The 1952 Olympic Games in Helsinki started in spectacular fashion with Pavvo Nurmi, then aged 55, entering the stadium with the Olympic flame and lighting the cauldron on the ground. Then, young football players carried the torch up to the top of the stadium tower, where another Olympic cauldron was lit by 62-year-old Hannes Kolehmainen.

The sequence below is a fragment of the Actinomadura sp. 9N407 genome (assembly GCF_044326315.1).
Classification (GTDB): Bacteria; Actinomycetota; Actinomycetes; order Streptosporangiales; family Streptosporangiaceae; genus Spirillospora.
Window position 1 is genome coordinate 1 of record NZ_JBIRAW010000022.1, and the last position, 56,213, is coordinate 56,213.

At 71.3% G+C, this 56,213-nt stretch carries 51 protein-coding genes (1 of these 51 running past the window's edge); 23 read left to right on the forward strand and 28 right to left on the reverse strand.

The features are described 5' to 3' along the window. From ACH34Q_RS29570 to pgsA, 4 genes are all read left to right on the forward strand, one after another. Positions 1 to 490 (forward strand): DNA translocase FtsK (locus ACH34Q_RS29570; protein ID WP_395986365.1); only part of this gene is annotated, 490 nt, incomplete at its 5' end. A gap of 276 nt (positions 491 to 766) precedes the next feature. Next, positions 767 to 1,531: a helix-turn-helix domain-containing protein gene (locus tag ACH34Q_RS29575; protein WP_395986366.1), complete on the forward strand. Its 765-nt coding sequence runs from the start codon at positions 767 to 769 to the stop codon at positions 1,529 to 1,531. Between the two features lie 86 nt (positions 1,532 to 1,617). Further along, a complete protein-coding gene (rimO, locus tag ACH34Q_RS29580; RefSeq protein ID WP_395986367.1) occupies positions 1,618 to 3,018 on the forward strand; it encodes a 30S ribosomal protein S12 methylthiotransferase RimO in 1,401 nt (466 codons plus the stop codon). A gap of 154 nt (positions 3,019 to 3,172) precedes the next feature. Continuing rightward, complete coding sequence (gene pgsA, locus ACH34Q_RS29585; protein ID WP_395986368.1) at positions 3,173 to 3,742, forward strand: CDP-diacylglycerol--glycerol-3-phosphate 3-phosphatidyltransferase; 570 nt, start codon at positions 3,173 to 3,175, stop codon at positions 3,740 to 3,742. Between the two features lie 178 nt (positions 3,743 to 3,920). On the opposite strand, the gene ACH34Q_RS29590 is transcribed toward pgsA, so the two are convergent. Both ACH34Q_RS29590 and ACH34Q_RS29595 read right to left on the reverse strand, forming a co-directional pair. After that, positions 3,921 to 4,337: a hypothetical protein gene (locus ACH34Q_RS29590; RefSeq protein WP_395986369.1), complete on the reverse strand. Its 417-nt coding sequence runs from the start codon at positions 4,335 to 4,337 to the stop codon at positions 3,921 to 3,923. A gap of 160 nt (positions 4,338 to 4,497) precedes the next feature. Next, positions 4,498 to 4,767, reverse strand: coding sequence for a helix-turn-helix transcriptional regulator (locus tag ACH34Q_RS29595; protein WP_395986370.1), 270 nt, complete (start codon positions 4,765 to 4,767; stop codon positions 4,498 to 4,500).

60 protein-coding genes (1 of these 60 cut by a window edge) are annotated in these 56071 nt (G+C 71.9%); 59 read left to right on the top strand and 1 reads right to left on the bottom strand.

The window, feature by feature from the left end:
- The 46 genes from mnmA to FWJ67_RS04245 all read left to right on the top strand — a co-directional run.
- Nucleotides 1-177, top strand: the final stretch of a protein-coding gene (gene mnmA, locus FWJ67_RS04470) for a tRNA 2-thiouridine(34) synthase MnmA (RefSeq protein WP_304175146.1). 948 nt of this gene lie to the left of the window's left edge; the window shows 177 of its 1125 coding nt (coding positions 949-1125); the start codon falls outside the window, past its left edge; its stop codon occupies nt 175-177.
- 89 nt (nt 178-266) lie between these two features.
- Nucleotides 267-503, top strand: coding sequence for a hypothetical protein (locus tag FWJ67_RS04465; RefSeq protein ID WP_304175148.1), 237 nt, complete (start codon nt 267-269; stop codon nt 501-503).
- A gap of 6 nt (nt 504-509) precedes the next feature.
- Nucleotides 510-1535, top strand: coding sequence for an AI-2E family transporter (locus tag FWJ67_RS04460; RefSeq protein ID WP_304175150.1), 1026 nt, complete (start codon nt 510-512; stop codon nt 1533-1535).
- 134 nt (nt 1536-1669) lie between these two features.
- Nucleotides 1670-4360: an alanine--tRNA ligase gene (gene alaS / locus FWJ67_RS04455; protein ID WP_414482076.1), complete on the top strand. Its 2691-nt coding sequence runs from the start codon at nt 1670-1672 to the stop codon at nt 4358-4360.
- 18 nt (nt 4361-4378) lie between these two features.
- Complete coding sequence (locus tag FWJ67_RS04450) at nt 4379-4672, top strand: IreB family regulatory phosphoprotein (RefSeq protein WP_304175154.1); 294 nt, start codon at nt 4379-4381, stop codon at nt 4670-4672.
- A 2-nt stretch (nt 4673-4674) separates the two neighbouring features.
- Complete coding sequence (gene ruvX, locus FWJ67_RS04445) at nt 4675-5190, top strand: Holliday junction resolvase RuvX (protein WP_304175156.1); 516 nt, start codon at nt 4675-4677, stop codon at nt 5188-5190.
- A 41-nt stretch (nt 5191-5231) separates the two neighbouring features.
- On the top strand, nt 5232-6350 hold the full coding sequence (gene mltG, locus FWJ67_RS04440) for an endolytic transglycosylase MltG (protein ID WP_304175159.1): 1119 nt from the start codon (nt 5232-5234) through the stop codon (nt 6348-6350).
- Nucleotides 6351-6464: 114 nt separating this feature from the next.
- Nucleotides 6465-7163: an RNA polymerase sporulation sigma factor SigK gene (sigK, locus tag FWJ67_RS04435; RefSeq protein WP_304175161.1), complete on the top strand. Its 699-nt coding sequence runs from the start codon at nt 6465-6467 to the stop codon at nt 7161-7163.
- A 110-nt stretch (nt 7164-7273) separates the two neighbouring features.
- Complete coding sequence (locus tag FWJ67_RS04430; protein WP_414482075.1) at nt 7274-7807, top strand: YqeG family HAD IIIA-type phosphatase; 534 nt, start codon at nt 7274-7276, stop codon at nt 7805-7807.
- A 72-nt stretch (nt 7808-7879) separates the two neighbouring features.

It seemed appropriate that the most impressive achievements in Helsinki should be those of another long-distance runner, Emil Zatopek of Czechoslovakia, who became the only person in Olympic history to win the 5,000, 10,000 and marathon at the same Olympics. The Soviet Union entered the Olympics for the first time. Although their athletes were housed in a separate "village", warnings that Cold War rivalries would lead to clashes proved unfounded. Particularly impressive were the Soviet women gymnasts who won the team competition easily, beginning a streak that would continue for forty years until the Soviet Union broke up into separate republics. One of the first women allowed to compete against men in the equestrian dressage was Lis Hartel of Denmark. Despite being paralyzed below the knees after an attack of polio, Hartel, who had to be helped on and off her horse, won a silver medal. Lars Hall, a carpenter from Sweden, became the first nonmilitary winner of the modern pentathlon. Back in 1924, Bill Havens had been chosen to represent the United States in coxed eights rowing, but declined in order to stay home with his wife, who was expecting their first child. Twenty-eight years later, that child, Frank Havens, won a gold medal in the Canadian singles 10,000m canoeing event.